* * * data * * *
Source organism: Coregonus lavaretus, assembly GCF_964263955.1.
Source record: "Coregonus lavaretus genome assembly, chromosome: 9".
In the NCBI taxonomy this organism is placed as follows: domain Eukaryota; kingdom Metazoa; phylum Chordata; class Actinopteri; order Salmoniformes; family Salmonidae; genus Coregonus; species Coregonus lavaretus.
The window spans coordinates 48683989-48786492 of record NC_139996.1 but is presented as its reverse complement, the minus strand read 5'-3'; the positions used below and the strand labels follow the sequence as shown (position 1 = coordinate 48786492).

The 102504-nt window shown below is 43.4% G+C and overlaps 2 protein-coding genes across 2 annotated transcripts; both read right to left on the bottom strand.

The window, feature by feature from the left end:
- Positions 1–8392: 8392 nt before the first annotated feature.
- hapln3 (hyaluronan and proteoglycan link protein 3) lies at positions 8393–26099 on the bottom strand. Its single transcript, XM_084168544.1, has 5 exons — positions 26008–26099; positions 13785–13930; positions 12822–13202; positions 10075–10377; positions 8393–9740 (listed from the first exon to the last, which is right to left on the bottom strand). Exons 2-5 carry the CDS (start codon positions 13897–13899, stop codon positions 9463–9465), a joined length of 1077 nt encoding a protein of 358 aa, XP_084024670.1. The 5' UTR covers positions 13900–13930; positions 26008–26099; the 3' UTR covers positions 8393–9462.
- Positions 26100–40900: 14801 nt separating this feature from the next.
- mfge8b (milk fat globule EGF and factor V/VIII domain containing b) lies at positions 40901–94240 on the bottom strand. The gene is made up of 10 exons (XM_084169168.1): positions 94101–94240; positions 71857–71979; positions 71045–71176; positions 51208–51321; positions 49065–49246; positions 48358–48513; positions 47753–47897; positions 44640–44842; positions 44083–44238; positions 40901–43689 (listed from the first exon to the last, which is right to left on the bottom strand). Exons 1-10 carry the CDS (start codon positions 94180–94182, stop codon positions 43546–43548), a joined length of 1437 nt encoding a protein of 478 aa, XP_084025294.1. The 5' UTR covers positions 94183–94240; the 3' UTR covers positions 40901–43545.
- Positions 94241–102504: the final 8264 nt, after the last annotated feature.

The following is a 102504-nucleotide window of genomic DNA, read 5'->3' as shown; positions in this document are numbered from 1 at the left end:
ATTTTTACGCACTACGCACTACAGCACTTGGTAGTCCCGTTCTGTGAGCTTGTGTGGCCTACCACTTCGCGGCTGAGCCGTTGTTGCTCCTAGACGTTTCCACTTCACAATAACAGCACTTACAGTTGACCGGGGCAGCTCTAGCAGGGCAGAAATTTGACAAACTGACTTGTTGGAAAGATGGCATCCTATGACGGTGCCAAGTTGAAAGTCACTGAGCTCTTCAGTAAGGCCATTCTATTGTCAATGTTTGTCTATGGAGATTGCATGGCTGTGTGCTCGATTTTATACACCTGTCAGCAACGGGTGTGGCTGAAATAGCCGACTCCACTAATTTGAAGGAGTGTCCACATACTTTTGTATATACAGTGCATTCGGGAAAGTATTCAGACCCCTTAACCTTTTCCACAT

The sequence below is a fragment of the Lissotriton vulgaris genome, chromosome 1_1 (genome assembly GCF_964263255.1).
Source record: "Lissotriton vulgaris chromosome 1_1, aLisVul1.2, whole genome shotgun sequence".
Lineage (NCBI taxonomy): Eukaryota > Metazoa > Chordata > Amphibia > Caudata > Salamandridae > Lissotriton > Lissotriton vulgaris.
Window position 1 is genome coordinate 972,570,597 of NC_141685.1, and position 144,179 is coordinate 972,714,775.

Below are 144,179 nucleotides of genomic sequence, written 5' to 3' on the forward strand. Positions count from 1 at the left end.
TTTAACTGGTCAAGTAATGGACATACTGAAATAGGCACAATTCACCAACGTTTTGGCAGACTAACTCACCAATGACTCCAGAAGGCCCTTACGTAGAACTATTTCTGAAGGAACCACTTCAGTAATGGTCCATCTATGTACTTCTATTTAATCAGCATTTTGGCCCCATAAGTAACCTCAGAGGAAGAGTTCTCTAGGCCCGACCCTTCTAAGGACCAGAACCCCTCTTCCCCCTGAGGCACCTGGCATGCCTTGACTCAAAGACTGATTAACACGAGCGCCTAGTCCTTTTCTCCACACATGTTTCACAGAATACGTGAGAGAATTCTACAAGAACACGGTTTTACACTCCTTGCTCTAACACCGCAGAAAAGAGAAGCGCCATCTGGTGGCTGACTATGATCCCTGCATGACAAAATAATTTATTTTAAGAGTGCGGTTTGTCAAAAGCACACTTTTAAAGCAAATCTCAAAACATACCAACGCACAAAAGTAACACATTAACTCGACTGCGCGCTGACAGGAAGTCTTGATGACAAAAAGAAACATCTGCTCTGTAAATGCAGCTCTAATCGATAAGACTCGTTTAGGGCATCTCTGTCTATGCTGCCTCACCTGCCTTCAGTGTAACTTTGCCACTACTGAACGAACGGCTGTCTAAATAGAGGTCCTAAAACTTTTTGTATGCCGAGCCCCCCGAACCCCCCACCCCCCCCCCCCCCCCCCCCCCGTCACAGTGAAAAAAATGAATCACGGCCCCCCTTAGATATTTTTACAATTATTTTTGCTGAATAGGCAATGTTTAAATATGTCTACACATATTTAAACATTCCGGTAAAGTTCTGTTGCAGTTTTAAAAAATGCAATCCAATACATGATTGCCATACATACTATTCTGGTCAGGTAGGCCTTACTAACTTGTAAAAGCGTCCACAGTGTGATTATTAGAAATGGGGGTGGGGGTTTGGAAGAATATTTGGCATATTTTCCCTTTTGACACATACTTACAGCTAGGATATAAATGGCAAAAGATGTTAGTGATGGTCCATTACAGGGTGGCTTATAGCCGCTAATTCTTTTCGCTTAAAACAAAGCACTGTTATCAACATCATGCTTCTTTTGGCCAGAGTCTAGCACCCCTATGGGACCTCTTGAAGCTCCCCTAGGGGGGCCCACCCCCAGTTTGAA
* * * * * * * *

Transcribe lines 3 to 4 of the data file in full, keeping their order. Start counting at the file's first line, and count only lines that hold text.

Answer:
In the NCBI taxonomy this organism is placed as follows: domain Eukaryota; kingdom Metazoa; phylum Chordata; class Actinopteri; order Salmoniformes; family Salmonidae; genus Coregonus; species Coregonus lavaretus.
The window spans coordinates 48683989-48786492 of record NC_139996.1 but is presented as its reverse complement, the minus strand read 5'-3'; the positions used below and the strand labels follow the sequence as shown (position 1 = coordinate 48786492).